Star race car Lightning McQueen and his pal Mater head overseas to compete in the World Grand Prix race. But the road to the championship becomes rocky as Mater gets caught up in an intriguing adventure of his own: international espionage.
Larry the Cable Guy,
Spoiled by their upbringing with no idea what wild life is really like, four animals from New York Central Zoo escape, unwittingly assisted by four absconding penguins, and find themselves in Madagascar, among a bunch of merry lemurs
Monsters generate their city's power by scaring children, but they are terribly afraid themselves of being contaminated by children, so when one enters Monstropolis, top scarer Sulley finds his world disrupted.
While traveling to California for the dispute of the final race of the Piston Cup against The King and Chick Hicks, the famous Lightning McQueen accidentally damages the road of the small town Radiator Springs and is sentenced to repair it. Lightning McQueen has to work hard and finds friendship and love in the simple locals, changing its values during his stay in the small town and becoming a true winner. Written by
Claudio Carvalho, Rio de Janeiro, Brazil
Doc Hudson's dismissal by the racing community in 1955 has some basis in history. Hudson Hornets were a popular and successful choice for stock car racing in the early 1950s due to their low center of gravity, which gave them excellent stability on the dirt tracks used at the time. However, Hudson used older flat head technology in their engines, and by 1955 GM, Ford, and Chrysler had all developed more powerful overhead valve V8 engines. Consequently Hudsons were no longer considered competitive. See more »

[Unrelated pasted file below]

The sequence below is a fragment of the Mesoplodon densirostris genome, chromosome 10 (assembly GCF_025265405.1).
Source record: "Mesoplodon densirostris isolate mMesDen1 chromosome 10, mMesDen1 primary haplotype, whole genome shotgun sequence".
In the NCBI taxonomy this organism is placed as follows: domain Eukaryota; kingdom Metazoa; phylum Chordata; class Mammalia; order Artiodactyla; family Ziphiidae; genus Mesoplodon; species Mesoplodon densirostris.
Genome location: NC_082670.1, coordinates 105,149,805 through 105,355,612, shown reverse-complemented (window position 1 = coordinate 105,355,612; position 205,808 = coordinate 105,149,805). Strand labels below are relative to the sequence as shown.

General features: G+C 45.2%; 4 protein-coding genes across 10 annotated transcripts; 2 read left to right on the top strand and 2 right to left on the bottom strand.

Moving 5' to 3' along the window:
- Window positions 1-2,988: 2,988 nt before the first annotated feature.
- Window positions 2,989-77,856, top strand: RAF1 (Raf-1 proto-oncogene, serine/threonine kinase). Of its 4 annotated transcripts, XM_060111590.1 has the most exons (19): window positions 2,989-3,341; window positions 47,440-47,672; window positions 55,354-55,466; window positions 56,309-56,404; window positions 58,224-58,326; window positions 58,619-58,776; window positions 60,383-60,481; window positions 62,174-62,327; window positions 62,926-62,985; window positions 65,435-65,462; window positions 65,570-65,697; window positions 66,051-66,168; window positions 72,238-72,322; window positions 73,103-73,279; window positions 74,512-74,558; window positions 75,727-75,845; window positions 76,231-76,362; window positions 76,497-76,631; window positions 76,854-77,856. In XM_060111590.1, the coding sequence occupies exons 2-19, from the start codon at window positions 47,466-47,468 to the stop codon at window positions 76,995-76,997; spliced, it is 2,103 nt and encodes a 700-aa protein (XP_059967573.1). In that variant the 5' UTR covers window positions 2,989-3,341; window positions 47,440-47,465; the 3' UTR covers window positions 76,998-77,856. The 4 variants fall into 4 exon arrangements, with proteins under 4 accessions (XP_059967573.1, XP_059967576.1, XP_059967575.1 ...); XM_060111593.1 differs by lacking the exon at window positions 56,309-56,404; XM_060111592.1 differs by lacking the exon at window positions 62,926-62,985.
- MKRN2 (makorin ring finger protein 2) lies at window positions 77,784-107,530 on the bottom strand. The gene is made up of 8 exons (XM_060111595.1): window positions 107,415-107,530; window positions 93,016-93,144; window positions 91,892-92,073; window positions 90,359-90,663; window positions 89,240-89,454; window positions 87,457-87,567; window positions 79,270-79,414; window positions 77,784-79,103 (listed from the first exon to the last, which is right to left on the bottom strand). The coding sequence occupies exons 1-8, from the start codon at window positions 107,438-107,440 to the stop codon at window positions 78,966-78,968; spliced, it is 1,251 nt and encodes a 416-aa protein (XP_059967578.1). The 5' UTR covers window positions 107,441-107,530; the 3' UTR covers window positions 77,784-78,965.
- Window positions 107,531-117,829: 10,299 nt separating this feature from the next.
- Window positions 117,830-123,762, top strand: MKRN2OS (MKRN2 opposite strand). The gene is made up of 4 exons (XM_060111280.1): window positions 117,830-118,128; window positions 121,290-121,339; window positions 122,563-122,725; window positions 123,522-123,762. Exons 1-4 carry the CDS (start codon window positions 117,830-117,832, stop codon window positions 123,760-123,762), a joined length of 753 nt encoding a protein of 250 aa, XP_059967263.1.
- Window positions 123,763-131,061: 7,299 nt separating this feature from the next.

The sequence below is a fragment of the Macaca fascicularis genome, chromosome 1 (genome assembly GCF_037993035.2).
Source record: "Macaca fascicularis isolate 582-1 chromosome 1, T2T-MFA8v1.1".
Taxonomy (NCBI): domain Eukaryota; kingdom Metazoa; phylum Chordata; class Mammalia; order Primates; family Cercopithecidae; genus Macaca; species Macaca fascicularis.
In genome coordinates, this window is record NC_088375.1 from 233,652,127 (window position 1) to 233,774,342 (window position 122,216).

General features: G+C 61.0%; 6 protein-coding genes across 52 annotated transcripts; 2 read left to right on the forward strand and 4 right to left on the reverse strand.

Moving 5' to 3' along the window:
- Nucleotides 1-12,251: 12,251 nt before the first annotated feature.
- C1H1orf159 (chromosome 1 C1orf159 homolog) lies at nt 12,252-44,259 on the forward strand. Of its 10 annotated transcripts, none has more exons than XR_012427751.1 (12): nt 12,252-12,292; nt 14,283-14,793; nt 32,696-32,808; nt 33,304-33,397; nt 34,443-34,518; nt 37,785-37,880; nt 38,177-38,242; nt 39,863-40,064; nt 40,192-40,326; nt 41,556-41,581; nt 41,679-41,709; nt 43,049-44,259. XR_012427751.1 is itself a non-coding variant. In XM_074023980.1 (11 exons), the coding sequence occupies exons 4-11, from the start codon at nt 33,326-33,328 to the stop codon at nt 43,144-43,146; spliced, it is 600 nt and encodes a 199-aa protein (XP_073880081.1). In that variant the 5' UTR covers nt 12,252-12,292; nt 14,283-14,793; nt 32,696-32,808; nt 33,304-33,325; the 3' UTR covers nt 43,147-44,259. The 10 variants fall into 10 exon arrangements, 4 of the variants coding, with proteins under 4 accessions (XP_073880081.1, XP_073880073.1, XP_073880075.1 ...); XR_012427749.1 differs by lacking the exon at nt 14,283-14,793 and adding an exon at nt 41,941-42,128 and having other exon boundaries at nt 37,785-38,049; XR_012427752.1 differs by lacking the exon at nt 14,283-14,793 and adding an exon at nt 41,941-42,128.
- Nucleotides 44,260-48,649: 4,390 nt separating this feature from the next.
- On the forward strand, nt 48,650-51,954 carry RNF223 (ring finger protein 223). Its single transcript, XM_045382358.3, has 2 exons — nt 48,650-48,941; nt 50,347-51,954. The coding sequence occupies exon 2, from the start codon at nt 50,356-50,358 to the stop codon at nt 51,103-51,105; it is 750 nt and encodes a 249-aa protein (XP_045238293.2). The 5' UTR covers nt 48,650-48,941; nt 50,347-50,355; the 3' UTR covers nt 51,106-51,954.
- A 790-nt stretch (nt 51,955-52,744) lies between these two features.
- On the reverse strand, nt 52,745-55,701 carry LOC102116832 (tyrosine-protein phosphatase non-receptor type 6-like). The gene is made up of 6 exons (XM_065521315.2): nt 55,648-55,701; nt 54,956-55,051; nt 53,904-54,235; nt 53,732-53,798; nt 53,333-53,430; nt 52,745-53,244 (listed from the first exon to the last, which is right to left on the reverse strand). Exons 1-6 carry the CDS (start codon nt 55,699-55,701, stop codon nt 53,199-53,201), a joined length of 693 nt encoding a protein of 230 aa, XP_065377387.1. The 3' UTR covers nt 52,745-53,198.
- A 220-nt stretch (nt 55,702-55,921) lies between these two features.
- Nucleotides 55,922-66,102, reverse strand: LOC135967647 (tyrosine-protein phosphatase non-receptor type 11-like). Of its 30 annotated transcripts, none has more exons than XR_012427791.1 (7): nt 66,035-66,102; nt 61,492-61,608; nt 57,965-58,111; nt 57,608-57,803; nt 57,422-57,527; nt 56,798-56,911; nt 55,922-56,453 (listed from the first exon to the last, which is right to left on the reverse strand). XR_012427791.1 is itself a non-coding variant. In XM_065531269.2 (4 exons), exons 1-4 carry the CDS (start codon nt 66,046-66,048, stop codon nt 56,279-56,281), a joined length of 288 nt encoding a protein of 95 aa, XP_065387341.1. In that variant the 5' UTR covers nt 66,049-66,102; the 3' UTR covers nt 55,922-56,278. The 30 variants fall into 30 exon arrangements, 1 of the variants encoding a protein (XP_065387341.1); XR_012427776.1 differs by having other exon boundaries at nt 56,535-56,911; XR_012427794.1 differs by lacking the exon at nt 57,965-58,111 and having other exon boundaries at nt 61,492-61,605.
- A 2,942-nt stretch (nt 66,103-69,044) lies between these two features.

When Lightning is loaded onto Mack after the first race, they are using video to communicate back and forth. Lightning is trying to convince Mac to drive all night to get to California. Inside the trailer, Lightning's monitor shows all of Mack's face, yet when the camera view switches outside the trailer, there is no camera for Mac to have been looking into. See more »
Okay, here we go. Focus. Speed. I am speed. One winner, forty-two losers. I eat losers for breakfast. Breakfast? Maybe I should have had breakfast? Brekkie could be good for me. No, no, no, focus. Speed. Faster than fast, quicker than quick. I am Lightning.
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The credits contain a dedication and retrospective of characters voiced by Joe Ranft, a Pixar writer who died in 2005. See more »
I was able to attend a premiere showing of this movie in North Carolina and was amazed again at how much more a movie can be than just "animation." This film focuses on a changed reality, a world where cars are the only life form and so we must suspend our own reality to enjoy this film. In the same flavor as the first Pixar films, we quickly accept a world where everything is a motorized vehicle that lives and acts like we do in our own world. The cars have experiences in life, desires that drive (sorry for that) them, and misunderstandings that are taken advantage of.
My wife and I loved this movie and plan to see it again when it is in public release. I cherished all the nuances of the film and the attention to detail not seen in animations from other companies.
For fans of all ages, this film is for you.
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